Jun 13, 2019, 1:00 PM, Posted by
Research shows that children and moms benefit when dads are actively engaged in their kids’ health and development. A new study examines barriers that make it difficult for some fathers to be involved and how to overcome them.
This Sunday, families around the country will celebrate Father’s Day and pay tribute to the special caregivers in their lives. It’s a time when I find myself feeling especially grateful for all the positive ways my own father has influenced my life and the crucial role my husband plays in raising our daughters.
I also think about the many dads I have been lucky enough to meet throughout my life. These are the special dads who are determined to make sure that all kids--both their own and others--have every opportunity to grow up healthy and happy.
One such father who stands out for me is Steve Spencer. I learned of Steve a couple of years ago when he represented his home state of Oregon at Zero to Three’s Strolling Thunder event. The event brings together parents from across the country to meet their Members of Congress and share what babies and families need to thrive. As a single dad raising two boys, Steve is a knowledgeable and passionate advocate for the kind of supportive services parents rely on to give their kids the healthiest start.
Steve put it best when he outlined the day-to-day realities of parenting, "It's really hard to put focus in trying to figure out a way to keep the apartment and get food in these kids' bellies and so on and so forth on top of taking care of him [his four-month-old son] and not sleeping."
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Jun 6, 2018, 10:00 AM, Posted by
Jamie Bussel, Tina Kauh
A $2.6 million funding opportunity for researchers studying how to improve children’s development through healthy foods and beverages.
When our kids were around 5 months old, we knew it was time to begin nourishing them with more than breastmilk or formula. But the thought of where or how to begin was overwhelming to us first-time moms. We also understand that establishing healthy eating patterns in early childhood sets a foundation for sound dietary habits later in life. This is why we are sharing a funding opportunity for researchers who can help us better understand what and how our kids should be eating.
We have firsthand knowledge of how crucial the right nutrition information is. Despite seeking tips from pediatricians, friends and countless books and websites, we had no idea what to feed our babies. In addition, while options at the supermarket were endless, there wasn’t enough clear, objective information to help us make an informed decision about what to choose and why. (Ironically, the dog food aisle offered a wealth of thorough guidance on how to keep a dog’s coat shiny and her bones strong.)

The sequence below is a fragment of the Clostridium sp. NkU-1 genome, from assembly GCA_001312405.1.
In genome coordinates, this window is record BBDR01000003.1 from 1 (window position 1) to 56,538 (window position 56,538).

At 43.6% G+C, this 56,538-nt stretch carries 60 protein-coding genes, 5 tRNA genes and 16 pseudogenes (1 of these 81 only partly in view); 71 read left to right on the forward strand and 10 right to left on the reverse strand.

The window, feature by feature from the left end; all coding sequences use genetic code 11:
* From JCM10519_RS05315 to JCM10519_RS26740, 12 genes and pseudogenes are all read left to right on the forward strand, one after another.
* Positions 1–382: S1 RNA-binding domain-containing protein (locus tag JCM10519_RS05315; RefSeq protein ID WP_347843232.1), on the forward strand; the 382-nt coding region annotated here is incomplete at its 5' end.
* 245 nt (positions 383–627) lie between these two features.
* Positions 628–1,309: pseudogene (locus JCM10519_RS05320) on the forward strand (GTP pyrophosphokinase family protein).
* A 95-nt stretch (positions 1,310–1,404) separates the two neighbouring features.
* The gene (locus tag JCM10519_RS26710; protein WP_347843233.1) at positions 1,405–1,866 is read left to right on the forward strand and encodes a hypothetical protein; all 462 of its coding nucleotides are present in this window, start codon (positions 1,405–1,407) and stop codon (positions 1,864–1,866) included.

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Apr 5, 2016, 11:00 AM, Posted by
We want all kids to enter kindergarten at a healthy weight. And we believe it’s possible within the decade.
Pregnancy through early childhood forms a critical window of opportunity for ensuring children get a healthy start to life.
In March, our program Healthy Eating Research published the most comprehensive examination to date of factors that can increase a child’s risk for obesity early in life. It shows that women who weigh more before they get pregnant, gain excess weight during pregnancy, or use tobacco while pregnant, are more likely to have children who become overweight or obese.
There are a variety of factors beyond prenatal health that also influence a child’s weight. Children form their taste preferences early in life, which is why it’s so important to ensure that they have access to a variety of fruits, vegetables and whole grains―right when they begin eating solid foods. Play and physical activity are also essential for optimal development. And there’s no reason for young children to drink sugary drinks—milk and water are best. All of these habits, if learned in early childhood, can last a lifetime.
The good news is the country as a whole is making progress in helping more kids start life at a healthy weight: Obesity rates among kids ages 2 to 5 have gone down in recent years.
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Aug 25, 2014, 9:15 AM, Posted by
What do Corvallis, Ore.; Baldwin Park, Calif.; and Buffalo, N.Y. have in common? It certainly isn’t their weather.
Hint—the commonality is something much more relevant to RWJF’s newly refined mission. These three cities are building a Culture of Health for all their citizens. They are tapping into the skills and resources of a diverse group of partners to ensure everyone has access to healthy choices. It’s their collective efforts, along with dozens of other communities supported by the Foundation’s Healthy Kids, Healthy Communities (HKHC) program, that make me so optimistic about our organizational goal.
My strong belief that environments—physical, social and educational—play a prominent role in our individual health and well-being is what initially drew me to RWJF. So, in 2008, I excitedly embraced the opportunity to be the national program officer for HKHC, which addressed the root causes of childhood obesity by transforming the physical activity and food environments in which children and their families live, learn and play.
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